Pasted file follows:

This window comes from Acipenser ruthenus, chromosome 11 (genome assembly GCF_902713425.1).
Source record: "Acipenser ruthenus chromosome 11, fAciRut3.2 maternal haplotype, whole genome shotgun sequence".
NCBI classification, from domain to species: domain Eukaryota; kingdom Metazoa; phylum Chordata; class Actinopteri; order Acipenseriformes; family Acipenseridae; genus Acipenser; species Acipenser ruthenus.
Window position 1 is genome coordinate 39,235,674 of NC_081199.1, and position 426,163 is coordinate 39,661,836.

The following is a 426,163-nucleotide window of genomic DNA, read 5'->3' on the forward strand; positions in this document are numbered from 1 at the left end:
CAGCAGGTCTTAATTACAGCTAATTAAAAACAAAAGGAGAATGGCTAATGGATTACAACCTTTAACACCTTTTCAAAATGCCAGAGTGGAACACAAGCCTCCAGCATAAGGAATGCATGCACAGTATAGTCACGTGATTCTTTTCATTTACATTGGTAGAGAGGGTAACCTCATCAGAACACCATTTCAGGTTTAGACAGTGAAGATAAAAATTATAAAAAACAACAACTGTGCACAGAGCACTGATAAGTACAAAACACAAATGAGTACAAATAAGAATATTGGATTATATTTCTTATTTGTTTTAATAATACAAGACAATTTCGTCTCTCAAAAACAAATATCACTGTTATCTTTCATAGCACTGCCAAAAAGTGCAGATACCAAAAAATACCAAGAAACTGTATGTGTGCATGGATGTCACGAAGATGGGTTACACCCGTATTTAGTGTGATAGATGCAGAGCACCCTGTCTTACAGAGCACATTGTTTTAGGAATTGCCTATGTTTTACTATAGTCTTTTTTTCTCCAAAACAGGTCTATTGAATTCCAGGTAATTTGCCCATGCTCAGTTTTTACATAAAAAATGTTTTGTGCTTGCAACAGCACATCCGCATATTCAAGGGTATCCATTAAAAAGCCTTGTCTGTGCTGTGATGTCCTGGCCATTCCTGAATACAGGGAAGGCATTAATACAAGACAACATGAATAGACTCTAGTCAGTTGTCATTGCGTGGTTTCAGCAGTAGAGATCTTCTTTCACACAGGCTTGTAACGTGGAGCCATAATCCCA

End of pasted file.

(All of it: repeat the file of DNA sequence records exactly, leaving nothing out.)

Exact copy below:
This window comes from Acipenser ruthenus, chromosome 11 (genome assembly GCF_902713425.1).
Source record: "Acipenser ruthenus chromosome 11, fAciRut3.2 maternal haplotype, whole genome shotgun sequence".
NCBI classification, from domain to species: domain Eukaryota; kingdom Metazoa; phylum Chordata; class Actinopteri; order Acipenseriformes; family Acipenseridae; genus Acipenser; species Acipenser ruthenus.
Window position 1 is genome coordinate 39,235,674 of NC_081199.1, and position 426,163 is coordinate 39,661,836.

The following is a 426,163-nucleotide window of genomic DNA, read 5'->3' on the forward strand; positions in this document are numbered from 1 at the left end:
CAGCAGGTCTTAATTACAGCTAATTAAAAACAAAAGGAGAATGGCTAATGGATTACAACCTTTAACACCTTTTCAAAATGCCAGAGTGGAACACAAGCCTCCAGCATAAGGAATGCATGCACAGTATAGTCACGTGATTCTTTTCATTTACATTGGTAGAGAGGGTAACCTCATCAGAACACCATTTCAGGTTTAGACAGTGAAGATAAAAATTATAAAAAACAACAACTGTGCACAGAGCACTGATAAGTACAAAACACAAATGAGTACAAATAAGAATATTGGATTATATTTCTTATTTGTTTTAATAATACAAGACAATTTCGTCTCTCAAAAACAAATATCACTGTTATCTTTCATAGCACTGCCAAAAAGTGCAGATACCAAAAAATACCAAGAAACTGTATGTGTGCATGGATGTCACGAAGATGGGTTACACCCGTATTTAGTGTGATAGATGCAGAGCACCCTGTCTTACAGAGCACATTGTTTTAGGAATTGCCTATGTTTTACTATAGTCTTTTTTTCTCCAAAACAGGTCTATTGAATTCCAGGTAATTTGCCCATGCTCAGTTTTTACATAAAAAATGTTTTGTGCTTGCAACAGCACATCCGCATATTCAAGGGTATCCATTAAAAAGCCTTGTCTGTGCTGTGATGTCCTGGCCATTCCTGAATACAGGGAAGGCATTAATACAAGACAACATGAATAGACTCTAGTCAGTTGTCATTGCGTGGTTTCAGCAGTAGAGATCTTCTTTCACACAGGCTTGTAACGTGGAGCCATAATCCCA